NEWPORT, R.I. -- Pulitzer Prize-winning author and journalist Dana Priest was honored on Friday with the inaugural Pell Center Prize for Story in the Public Square, an award recognizing a contemporary storyteller whose work has had a positive impact on public affairs.
Priest, a Washington Post staff writer, received the award during the maiden Story in the Public Square conference at Salve Regina University that also featured a keynote address by Gary Hart, former U.S. senator from Colorado and now an author and Huffington Post blogger. Winners of a student story contest were also announced at the Friday conference.
“Dana Priest’s reporting has changed public policy. Look no further than the stories for which she won her two Pulitzer Prizes: the CIA’s secret prisons and deplorable conditions at Walter Reed Army Medical Center,” said Jim Ludes, Executive Director of the Pell Center.
“This will be an annual award, and giving it first to Dana Priest speaks to how highly we respect and applaud her writing,” said Story in the Public Square co-director and Providence Journal staff writer G. Wayne Miller. “Beyond her public-service contributions, she is an inspiration to journalists and anyone who cherishes the written word. She is a writer’s writer.”
Friday’s day-long conference included a panel on ethical storytelling moderated by Karen Bordeleau, acting executive editor of The Providence Journal, and a panel moderated by Salve Regina University professor Donna Harrington-Lueker. The Journal’s award-winning documentary, “Coming Home,” about veterans of the wars in Iraq and Afghanistan, was shown.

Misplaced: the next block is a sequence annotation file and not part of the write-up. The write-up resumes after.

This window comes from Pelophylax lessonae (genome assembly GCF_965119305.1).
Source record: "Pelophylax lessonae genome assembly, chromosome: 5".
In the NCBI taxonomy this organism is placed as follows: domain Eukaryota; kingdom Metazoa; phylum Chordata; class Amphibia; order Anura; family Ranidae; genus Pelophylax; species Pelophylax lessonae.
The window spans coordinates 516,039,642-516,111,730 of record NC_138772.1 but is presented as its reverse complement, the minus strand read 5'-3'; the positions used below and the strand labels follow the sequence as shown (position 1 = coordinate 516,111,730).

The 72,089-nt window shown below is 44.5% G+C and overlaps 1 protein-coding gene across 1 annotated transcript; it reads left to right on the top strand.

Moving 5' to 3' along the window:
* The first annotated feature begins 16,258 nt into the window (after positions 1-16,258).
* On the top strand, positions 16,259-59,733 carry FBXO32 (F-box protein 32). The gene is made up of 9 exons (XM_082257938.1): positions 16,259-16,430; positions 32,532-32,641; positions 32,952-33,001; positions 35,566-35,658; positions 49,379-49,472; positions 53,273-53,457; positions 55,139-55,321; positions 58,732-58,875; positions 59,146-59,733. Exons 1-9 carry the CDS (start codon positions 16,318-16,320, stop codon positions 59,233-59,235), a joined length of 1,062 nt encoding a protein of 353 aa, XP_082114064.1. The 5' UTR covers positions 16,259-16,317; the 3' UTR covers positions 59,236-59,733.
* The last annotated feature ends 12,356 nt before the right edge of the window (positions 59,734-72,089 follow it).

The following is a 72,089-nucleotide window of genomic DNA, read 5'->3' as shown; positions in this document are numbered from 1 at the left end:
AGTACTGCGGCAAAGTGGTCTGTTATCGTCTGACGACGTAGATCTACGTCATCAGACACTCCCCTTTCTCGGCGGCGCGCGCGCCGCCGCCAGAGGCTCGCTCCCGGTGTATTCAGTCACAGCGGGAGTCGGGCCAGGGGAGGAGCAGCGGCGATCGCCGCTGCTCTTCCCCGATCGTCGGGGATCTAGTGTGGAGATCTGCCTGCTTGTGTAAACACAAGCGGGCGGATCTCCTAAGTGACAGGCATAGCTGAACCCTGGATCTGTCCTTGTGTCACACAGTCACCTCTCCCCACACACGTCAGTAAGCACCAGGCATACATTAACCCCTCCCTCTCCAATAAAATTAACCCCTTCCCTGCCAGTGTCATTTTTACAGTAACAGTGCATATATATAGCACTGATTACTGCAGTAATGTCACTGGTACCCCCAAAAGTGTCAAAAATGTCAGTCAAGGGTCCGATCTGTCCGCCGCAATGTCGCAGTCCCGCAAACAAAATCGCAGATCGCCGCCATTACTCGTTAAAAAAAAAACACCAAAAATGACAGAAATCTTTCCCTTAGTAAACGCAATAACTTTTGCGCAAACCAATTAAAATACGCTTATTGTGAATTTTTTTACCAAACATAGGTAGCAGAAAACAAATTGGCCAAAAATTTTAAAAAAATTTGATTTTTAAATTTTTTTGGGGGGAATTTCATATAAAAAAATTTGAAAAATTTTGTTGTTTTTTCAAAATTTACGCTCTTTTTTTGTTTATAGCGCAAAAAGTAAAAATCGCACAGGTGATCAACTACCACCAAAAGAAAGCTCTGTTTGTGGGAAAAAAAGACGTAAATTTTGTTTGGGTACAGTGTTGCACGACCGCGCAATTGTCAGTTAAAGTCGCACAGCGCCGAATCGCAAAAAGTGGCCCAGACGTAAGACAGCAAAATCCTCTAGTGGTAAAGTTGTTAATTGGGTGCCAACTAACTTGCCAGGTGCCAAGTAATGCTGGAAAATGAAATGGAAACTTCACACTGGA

Sophie Zander, a student at Ursinus College in suburban Philadelphia, took first prize in the inaugural SIPS student contest for her story, “A Boy.” Honorable mentions went to Community College of Rhode Island’s Madelin Schlenz’s “I Brought My Brother Home” and Central Connecticut State University’s Ron Farina’s “Unbreakable Embrace.” The winners were chosen from a strong field of submissions challenged to write about the veteran’s experience.
Friday’s day-long conference was the official launch of the year-round Story in the Public Square program, which will include a fall event, a vigorous ongoing online conversation, storytelling resources and connections, and other activities related to the intersection of public policy and story in its many forms: writing, film, art, song and more.
Story in the Public Square is a partnership between the Pell Center and The Providence Journal. Friday’s conference, which was expected to attract an audience of nearly 200, was made possible, in part, with a major grant award from the Rhode Island Council on the Humanities and the support of the David and Mildred Morse Charitable Trust.
For more about the conference and Story in the Public Square, visit www.publicstory.org
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Hash tag for Friday’s event is #SIPS13